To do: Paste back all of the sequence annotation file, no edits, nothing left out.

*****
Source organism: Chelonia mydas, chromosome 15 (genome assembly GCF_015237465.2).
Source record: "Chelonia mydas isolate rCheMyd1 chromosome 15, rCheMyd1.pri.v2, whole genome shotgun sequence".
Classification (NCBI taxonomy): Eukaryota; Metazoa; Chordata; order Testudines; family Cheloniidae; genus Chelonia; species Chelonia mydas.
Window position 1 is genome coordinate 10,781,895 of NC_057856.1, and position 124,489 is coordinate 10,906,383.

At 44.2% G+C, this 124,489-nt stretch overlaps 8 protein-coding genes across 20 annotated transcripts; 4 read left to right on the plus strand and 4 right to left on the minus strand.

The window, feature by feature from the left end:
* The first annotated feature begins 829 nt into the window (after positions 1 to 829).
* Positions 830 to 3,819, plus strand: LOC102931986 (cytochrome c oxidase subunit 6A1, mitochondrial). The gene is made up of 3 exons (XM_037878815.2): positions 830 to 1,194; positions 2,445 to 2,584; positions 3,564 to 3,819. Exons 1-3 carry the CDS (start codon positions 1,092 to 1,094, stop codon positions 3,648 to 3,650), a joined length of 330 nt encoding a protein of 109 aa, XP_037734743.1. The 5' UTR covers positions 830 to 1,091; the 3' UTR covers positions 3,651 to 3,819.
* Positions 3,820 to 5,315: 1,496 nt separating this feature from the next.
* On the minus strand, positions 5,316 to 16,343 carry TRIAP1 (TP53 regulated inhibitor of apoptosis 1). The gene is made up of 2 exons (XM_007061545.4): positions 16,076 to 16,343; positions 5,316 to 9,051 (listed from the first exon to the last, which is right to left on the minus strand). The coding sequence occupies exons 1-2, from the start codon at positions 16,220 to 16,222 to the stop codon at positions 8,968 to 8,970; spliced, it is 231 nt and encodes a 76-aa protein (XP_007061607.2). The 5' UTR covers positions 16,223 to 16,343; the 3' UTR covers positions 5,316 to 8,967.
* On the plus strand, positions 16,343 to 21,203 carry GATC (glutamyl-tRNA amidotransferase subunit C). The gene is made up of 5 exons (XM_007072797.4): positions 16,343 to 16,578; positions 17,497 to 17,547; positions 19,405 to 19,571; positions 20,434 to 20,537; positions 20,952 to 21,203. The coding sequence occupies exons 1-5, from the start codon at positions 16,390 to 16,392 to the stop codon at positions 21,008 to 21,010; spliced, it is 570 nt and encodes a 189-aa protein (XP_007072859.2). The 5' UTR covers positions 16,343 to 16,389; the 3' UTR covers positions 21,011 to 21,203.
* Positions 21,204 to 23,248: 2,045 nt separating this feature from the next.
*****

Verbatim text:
Source organism: Chelonia mydas, chromosome 15 (genome assembly GCF_015237465.2).
Source record: "Chelonia mydas isolate rCheMyd1 chromosome 15, rCheMyd1.pri.v2, whole genome shotgun sequence".
Classification (NCBI taxonomy): Eukaryota; Metazoa; Chordata; order Testudines; family Cheloniidae; genus Chelonia; species Chelonia mydas.
Window position 1 is genome coordinate 10,781,895 of NC_057856.1, and position 124,489 is coordinate 10,906,383.

At 44.2% G+C, this 124,489-nt stretch overlaps 8 protein-coding genes across 20 annotated transcripts; 4 read left to right on the plus strand and 4 right to left on the minus strand.

The window, feature by feature from the left end:
* The first annotated feature begins 829 nt into the window (after positions 1 to 829).
* Positions 830 to 3,819, plus strand: LOC102931986 (cytochrome c oxidase subunit 6A1, mitochondrial). The gene is made up of 3 exons (XM_037878815.2): positions 830 to 1,194; positions 2,445 to 2,584; positions 3,564 to 3,819. Exons 1-3 carry the CDS (start codon positions 1,092 to 1,094, stop codon positions 3,648 to 3,650), a joined length of 330 nt encoding a protein of 109 aa, XP_037734743.1. The 5' UTR covers positions 830 to 1,091; the 3' UTR covers positions 3,651 to 3,819.
* Positions 3,820 to 5,315: 1,496 nt separating this feature from the next.
* On the minus strand, positions 5,316 to 16,343 carry TRIAP1 (TP53 regulated inhibitor of apoptosis 1). The gene is made up of 2 exons (XM_007061545.4): positions 16,076 to 16,343; positions 5,316 to 9,051 (listed from the first exon to the last, which is right to left on the minus strand). The coding sequence occupies exons 1-2, from the start codon at positions 16,220 to 16,222 to the stop codon at positions 8,968 to 8,970; spliced, it is 231 nt and encodes a 76-aa protein (XP_007061607.2). The 5' UTR covers positions 16,223 to 16,343; the 3' UTR covers positions 5,316 to 8,967.
* On the plus strand, positions 16,343 to 21,203 carry GATC (glutamyl-tRNA amidotransferase subunit C). The gene is made up of 5 exons (XM_007072797.4): positions 16,343 to 16,578; positions 17,497 to 17,547; positions 19,405 to 19,571; positions 20,434 to 20,537; positions 20,952 to 21,203. The coding sequence occupies exons 1-5, from the start codon at positions 16,390 to 16,392 to the stop codon at positions 21,008 to 21,010; spliced, it is 570 nt and encodes a 189-aa protein (XP_007072859.2). The 5' UTR covers positions 16,343 to 16,389; the 3' UTR covers positions 21,011 to 21,203.
* Positions 21,204 to 23,248: 2,045 nt separating this feature from the next.